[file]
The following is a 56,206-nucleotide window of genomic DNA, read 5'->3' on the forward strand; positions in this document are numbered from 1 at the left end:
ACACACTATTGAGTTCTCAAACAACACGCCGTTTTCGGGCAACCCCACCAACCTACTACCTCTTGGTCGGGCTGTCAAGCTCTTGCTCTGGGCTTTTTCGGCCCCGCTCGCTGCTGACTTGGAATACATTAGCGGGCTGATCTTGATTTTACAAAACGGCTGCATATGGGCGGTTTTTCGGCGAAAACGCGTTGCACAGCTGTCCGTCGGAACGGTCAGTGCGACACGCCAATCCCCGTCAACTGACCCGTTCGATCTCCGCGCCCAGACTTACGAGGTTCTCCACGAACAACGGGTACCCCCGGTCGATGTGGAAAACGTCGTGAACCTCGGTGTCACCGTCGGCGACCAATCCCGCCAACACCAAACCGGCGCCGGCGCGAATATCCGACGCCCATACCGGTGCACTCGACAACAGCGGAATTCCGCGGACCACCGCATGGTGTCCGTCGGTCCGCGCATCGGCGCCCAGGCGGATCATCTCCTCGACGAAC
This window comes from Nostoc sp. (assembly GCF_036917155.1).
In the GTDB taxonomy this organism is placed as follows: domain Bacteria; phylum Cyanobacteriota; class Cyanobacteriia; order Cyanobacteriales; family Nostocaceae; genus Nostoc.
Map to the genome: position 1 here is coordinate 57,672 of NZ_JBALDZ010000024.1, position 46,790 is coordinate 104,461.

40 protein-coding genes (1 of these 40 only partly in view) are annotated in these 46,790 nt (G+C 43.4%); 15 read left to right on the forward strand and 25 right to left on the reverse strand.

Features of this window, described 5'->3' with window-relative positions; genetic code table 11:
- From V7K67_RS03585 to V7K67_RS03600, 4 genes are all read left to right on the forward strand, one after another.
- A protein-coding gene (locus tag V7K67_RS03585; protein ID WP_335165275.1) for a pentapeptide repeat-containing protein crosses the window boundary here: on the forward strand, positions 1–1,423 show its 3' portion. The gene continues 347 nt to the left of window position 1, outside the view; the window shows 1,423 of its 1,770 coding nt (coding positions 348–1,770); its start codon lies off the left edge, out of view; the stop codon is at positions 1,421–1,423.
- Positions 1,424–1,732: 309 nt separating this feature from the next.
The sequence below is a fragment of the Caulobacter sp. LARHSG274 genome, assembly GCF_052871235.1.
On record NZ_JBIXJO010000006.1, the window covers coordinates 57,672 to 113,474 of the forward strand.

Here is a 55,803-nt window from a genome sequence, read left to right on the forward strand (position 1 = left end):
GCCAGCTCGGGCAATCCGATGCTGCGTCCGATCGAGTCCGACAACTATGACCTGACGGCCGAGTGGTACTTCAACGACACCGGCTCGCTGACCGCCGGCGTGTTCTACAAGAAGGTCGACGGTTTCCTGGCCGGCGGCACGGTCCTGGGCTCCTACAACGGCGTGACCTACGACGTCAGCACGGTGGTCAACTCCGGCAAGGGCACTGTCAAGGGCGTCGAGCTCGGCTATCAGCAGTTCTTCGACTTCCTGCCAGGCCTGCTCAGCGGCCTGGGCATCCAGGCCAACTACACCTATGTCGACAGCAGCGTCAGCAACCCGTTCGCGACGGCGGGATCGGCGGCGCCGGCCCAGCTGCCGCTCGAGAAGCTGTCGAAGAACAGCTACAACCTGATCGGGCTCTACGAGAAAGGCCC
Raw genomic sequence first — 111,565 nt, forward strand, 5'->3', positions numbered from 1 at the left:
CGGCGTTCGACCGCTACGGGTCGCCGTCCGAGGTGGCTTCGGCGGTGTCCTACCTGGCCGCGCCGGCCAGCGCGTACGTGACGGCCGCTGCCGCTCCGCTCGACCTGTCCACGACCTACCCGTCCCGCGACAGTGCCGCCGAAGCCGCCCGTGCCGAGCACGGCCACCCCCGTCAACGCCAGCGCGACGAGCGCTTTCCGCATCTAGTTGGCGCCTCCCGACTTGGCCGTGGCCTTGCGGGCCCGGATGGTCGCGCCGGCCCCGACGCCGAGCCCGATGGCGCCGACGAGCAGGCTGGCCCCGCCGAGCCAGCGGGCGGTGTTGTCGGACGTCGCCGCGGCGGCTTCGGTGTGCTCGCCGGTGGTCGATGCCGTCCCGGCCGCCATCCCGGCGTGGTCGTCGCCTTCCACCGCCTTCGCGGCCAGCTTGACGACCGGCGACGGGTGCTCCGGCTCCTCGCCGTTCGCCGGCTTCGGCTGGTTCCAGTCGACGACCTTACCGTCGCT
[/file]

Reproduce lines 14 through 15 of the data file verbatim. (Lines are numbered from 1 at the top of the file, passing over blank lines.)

GCCAGCTCGGGCAATCCGATGCTGCGTCCGATCGAGTCCGACAACTATGACCTGACGGCCGAGTGGTACTTCAACGACACCGGCTCGCTGACCGCCGGCGTGTTCTACAAGAAGGTCGACGGTTTCCTGGCCGGCGGCACGGTCCTGGGCTCCTACAACGGCGTGACCTACGACGTCAGCACGGTGGTCAACTCCGGCAAGGGCACTGTCAAGGGCGTCGAGCTCGGCTATCAGCAGTTCTTCGACTTCCTGCCAGGCCTGCTCAGCGGCCTGGGCATCCAGGCCAACTACACCTATGTCGACAGCAGCGTCAGCAACCCGTTCGCGACGGCGGGATCGGCGGCGCCGGCCCAGCTGCCGCTCGAGAAGCTGTCGAAGAACAGCTACAACCTGATCGGGCTCTACGAGAAAGGCCC
Raw genomic sequence first — 111,565 nt, forward strand, 5'->3', positions numbered from 1 at the left: